Bracelets and armrings

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Many of the so-called armrings of the Viking age are not big enough to be placed on the arm and could be better described as bracelets. Diameters range from 5.8cm to 8.5cm - with the largest cluster falling in the 7cm to 8cm range. They come in a variety of styles and materials, iron, silver and gold are the common materials - it should be noted that there is not much evidence for copper alloy ones, except for the spiral varieties from Finland, a number of braided wire bracelets and twisted wire bracelets from Sweden. Bracelets of jet are known from Dublin and were found in the same workshop as the amber manufacture. Whitorn in Galloway has also produced finger and armrings of jet, shale and coal.

The plainest variety of silver bracelets is the type often called ring money, described as such because for a long time it was believed that they were all made to a fairly standard weight of 24gm however it has since been shown that a large number of rings do not fall into this bracket. However, because of their plain style it is possible that they were used as money. They are made from square sectioned silver bar, bent to form a bangle and then the ends flattened to some degree, this flattening can range from the most minimal to a finely tapered point. This type is most common to the Irish sea area of influence - that is Ireland, Scotland, Norway.

Another simple ring style is that of a single rod made into a circular bracelet, the ends taper and are twisted together. This most simple ring is to be found in hoards throughout Scandinavia and can be made of silver or gold.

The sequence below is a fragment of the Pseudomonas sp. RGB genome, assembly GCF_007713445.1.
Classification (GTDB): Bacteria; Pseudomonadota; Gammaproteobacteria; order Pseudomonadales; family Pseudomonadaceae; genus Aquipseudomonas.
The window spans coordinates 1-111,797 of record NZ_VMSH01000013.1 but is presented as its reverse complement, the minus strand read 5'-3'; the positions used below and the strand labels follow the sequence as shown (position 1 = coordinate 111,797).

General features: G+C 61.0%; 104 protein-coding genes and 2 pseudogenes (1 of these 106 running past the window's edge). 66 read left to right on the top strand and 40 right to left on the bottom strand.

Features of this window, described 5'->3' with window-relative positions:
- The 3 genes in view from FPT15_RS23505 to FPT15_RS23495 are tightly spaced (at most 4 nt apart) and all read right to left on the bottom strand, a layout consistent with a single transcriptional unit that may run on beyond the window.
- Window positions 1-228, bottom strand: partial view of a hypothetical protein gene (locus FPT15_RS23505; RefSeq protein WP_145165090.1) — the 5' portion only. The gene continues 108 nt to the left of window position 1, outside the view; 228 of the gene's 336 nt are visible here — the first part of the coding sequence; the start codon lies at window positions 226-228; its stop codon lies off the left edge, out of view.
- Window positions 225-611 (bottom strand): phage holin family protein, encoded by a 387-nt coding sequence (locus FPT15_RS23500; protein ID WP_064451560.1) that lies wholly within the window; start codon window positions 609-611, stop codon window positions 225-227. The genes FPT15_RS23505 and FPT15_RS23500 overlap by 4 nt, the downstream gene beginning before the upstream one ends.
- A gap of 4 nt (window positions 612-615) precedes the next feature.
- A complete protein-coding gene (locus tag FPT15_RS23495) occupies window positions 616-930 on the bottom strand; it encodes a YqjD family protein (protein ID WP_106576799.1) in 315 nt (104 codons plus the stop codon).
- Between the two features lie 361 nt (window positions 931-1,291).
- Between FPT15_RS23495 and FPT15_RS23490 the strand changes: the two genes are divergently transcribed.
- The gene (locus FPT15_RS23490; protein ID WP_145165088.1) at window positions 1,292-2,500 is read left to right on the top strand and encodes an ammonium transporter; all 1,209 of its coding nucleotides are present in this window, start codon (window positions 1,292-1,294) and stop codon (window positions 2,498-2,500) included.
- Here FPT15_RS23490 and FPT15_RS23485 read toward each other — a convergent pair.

Flat bands of silver are also employed in the manufacture of an Hibero-Norse type of armring, this is usually a broad band of silver - slightly tapering to the open end, decorated with punched ornamentation on the outer face.

As we progress through to more complicated patterns we find the spiral type rings popular in Denmark and Gotland. They are formed from narrow bands of silver with stamped decoration twisted to form a spiral and the ends simply looped over. Another related type is that of the ‘Permian’ armring - they are spiral in shape and have faceted terminals - they are thought to be neck-rings from further east and have been remodelled into armrings. The ‘Permian’ armring conforms to a standard weight unit of multiples of 100gm.

One of the most complicated styles is that of the twisted or braided armring. Manufactured of more than one rod of silver or (rarely) gold these armrings taper toward their terminals where they are either forged or twisted together to form a knot. Further cast armrings are also known.

Twisted armrings of iron have been in Novgorod along with Thors hammer rings. Armrings always make up the largest share of most silver hoards and are definitely the most popular way of carrying and displaying ones wealth.